For one, McManus advocates for making Daubert challenges mandatory in jury cases because they allow the trial court to preclude problematic royalty calculations—last week’s BVWire case illustrates this point. Also, experts must give examples of royalty rates for licensing of similar patents or any existing exemplar licenses of the same patent. This means stating the number of patents on the product that was the royalty base for that similar royalty rate. Having to do so, says McManus, normalizes the royalty rates because a 3% royalty rate on a product containing 10 patents is not really comparable to a 3% royalty rate on a product containing 100 patents. Also, make the jury pick either the plaintiff expert’s or the defendant expert’s royalty rate as a starting point for the calculation, not just pick the midpoint. The author likens this approach to “final-offer arbitration” or “baseball arbitration”—a way of resolving salary disputes in Major League Baseball. All of these steps help to narrow the difference between the parties’ royalties and bring the process closer to how and what the parties might negotiate before the infringement. Willing licensors and licensees make reasonable arguments because they do not want to risk losing a potentially valuable royalty or license, McManus says.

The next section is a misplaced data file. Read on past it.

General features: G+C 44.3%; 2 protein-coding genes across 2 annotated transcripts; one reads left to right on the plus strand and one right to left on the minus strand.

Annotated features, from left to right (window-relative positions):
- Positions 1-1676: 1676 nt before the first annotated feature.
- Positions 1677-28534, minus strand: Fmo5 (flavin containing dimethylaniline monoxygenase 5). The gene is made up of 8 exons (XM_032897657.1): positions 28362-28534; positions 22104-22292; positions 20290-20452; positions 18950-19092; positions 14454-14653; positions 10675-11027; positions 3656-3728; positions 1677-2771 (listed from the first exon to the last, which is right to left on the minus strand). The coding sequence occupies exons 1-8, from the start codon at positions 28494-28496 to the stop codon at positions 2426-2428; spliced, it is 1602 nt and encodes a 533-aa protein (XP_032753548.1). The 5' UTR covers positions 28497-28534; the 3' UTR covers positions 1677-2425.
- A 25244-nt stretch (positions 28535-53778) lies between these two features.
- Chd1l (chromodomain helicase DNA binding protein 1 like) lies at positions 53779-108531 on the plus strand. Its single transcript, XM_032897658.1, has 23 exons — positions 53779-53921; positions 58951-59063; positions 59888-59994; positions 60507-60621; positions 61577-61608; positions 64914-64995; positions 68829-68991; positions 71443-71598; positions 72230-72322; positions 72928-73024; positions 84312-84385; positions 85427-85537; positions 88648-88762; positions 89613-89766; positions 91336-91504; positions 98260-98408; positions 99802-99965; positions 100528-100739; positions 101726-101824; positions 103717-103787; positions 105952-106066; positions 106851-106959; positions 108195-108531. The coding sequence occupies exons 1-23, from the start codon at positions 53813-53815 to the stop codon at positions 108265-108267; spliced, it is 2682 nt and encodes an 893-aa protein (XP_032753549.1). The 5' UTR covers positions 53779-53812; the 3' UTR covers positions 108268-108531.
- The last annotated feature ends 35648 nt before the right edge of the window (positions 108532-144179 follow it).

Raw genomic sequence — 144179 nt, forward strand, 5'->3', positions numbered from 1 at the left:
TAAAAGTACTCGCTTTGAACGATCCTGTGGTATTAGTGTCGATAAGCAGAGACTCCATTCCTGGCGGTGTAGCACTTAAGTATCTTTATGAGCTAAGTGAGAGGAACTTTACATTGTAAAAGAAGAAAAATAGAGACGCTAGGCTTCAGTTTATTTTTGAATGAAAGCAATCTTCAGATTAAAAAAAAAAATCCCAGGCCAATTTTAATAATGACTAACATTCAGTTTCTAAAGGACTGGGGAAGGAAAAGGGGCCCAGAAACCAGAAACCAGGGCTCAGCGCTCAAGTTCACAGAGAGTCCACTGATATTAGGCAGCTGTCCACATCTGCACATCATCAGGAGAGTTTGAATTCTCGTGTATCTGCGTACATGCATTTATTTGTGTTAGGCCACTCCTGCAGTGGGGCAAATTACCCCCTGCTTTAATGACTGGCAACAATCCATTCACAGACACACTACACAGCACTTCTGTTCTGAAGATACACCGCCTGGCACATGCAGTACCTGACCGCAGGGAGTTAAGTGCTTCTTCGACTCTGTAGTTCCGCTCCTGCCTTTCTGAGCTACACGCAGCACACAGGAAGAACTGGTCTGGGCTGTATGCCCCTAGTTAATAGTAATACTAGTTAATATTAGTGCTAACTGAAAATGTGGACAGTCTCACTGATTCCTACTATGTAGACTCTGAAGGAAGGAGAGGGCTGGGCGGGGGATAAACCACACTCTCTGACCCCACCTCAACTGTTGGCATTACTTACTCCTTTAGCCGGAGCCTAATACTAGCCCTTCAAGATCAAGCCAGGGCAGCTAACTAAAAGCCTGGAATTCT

Tiered system: Finally, he proposes a tiered system to lower damages where a nonpracticing entity (NPE) never licensed the patent and never made a good-faith attempt to license the patent. The reduction of damages would range from 25% if there is no attempt within one year after the patent was granted to 50% within three years following grant of the patent to 75% within five years following grant of the patent. This step, he says, serves as a major disincentive for NPEs to hold onto a patent and wait for infringement. The idea is to compel them to license so that the patent results in products being brought to market. Patents represent innovation, and rewarding innovation, at least in theory, is what the patent system aims for.
To read the complete paper, click here.
back to top
Grabowski addresses cost of capital criticisms
A number of criticisms have been swirling around various issues relating to cost of capital. Roger Grabowski (Duff & Phelps) addresses these in a newly updated online education course that BVR is proud to offer.